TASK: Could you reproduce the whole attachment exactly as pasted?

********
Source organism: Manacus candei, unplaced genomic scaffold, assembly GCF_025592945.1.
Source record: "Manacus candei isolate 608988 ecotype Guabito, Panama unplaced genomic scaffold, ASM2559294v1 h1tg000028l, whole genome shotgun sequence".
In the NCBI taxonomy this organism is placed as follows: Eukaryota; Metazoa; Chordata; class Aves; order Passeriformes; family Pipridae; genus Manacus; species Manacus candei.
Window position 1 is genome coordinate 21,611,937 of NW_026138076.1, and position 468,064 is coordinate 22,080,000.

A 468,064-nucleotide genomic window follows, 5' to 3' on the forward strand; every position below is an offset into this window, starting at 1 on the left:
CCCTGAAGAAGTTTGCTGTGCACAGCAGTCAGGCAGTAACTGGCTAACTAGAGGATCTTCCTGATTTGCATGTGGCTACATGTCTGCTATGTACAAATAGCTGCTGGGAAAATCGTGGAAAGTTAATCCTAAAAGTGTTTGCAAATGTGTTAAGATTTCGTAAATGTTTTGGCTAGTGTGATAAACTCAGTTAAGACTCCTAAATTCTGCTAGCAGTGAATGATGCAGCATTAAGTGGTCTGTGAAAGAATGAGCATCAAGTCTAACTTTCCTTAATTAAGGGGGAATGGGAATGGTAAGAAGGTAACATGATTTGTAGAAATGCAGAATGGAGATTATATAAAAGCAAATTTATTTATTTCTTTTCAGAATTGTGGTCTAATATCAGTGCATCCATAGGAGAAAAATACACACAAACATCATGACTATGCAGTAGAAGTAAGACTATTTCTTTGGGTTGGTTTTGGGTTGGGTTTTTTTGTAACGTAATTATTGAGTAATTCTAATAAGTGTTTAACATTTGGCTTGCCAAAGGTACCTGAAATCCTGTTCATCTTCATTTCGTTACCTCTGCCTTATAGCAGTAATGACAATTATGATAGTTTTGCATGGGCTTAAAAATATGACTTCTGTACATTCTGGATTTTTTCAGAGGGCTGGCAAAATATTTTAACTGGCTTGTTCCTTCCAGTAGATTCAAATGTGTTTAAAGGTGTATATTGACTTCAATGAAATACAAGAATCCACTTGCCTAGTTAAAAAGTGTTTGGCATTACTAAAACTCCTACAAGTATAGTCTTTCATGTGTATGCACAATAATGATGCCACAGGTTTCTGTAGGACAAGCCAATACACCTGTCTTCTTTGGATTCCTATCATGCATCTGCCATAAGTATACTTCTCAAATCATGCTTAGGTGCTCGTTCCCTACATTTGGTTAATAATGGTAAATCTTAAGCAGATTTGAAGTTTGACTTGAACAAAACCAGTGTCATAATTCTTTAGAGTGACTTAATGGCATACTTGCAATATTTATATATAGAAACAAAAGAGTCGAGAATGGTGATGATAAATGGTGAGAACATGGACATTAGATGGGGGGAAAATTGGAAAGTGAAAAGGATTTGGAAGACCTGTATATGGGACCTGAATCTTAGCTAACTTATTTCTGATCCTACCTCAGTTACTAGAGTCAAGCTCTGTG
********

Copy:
Source organism: Manacus candei, unplaced genomic scaffold, assembly GCF_025592945.1.
Source record: "Manacus candei isolate 608988 ecotype Guabito, Panama unplaced genomic scaffold, ASM2559294v1 h1tg000028l, whole genome shotgun sequence".
In the NCBI taxonomy this organism is placed as follows: Eukaryota; Metazoa; Chordata; class Aves; order Passeriformes; family Pipridae; genus Manacus; species Manacus candei.
Window position 1 is genome coordinate 21,611,937 of NW_026138076.1, and position 468,064 is coordinate 22,080,000.

A 468,064-nucleotide genomic window follows, 5' to 3' on the forward strand; every position below is an offset into this window, starting at 1 on the left:
CCCTGAAGAAGTTTGCTGTGCACAGCAGTCAGGCAGTAACTGGCTAACTAGAGGATCTTCCTGATTTGCATGTGGCTACATGTCTGCTATGTACAAATAGCTGCTGGGAAAATCGTGGAAAGTTAATCCTAAAAGTGTTTGCAAATGTGTTAAGATTTCGTAAATGTTTTGGCTAGTGTGATAAACTCAGTTAAGACTCCTAAATTCTGCTAGCAGTGAATGATGCAGCATTAAGTGGTCTGTGAAAGAATGAGCATCAAGTCTAACTTTCCTTAATTAAGGGGGAATGGGAATGGTAAGAAGGTAACATGATTTGTAGAAATGCAGAATGGAGATTATATAAAAGCAAATTTATTTATTTCTTTTCAGAATTGTGGTCTAATATCAGTGCATCCATAGGAGAAAAATACACACAAACATCATGACTATGCAGTAGAAGTAAGACTATTTCTTTGGGTTGGTTTTGGGTTGGGTTTTTTTGTAACGTAATTATTGAGTAATTCTAATAAGTGTTTAACATTTGGCTTGCCAAAGGTACCTGAAATCCTGTTCATCTTCATTTCGTTACCTCTGCCTTATAGCAGTAATGACAATTATGATAGTTTTGCATGGGCTTAAAAATATGACTTCTGTACATTCTGGATTTTTTCAGAGGGCTGGCAAAATATTTTAACTGGCTTGTTCCTTCCAGTAGATTCAAATGTGTTTAAAGGTGTATATTGACTTCAATGAAATACAAGAATCCACTTGCCTAGTTAAAAAGTGTTTGGCATTACTAAAACTCCTACAAGTATAGTCTTTCATGTGTATGCACAATAATGATGCCACAGGTTTCTGTAGGACAAGCCAATACACCTGTCTTCTTTGGATTCCTATCATGCATCTGCCATAAGTATACTTCTCAAATCATGCTTAGGTGCTCGTTCCCTACATTTGGTTAATAATGGTAAATCTTAAGCAGATTTGAAGTTTGACTTGAACAAAACCAGTGTCATAATTCTTTAGAGTGACTTAATGGCATACTTGCAATATTTATATATAGAAACAAAAGAGTCGAGAATGGTGATGATAAATGGTGAGAACATGGACATTAGATGGGGGGAAAATTGGAAAGTGAAAAGGATTTGGAAGACCTGTATATGGGACCTGAATCTTAGCTAACTTATTTCTGATCCTACCTCAGTTACTAGAGTCAAGCTCTGTG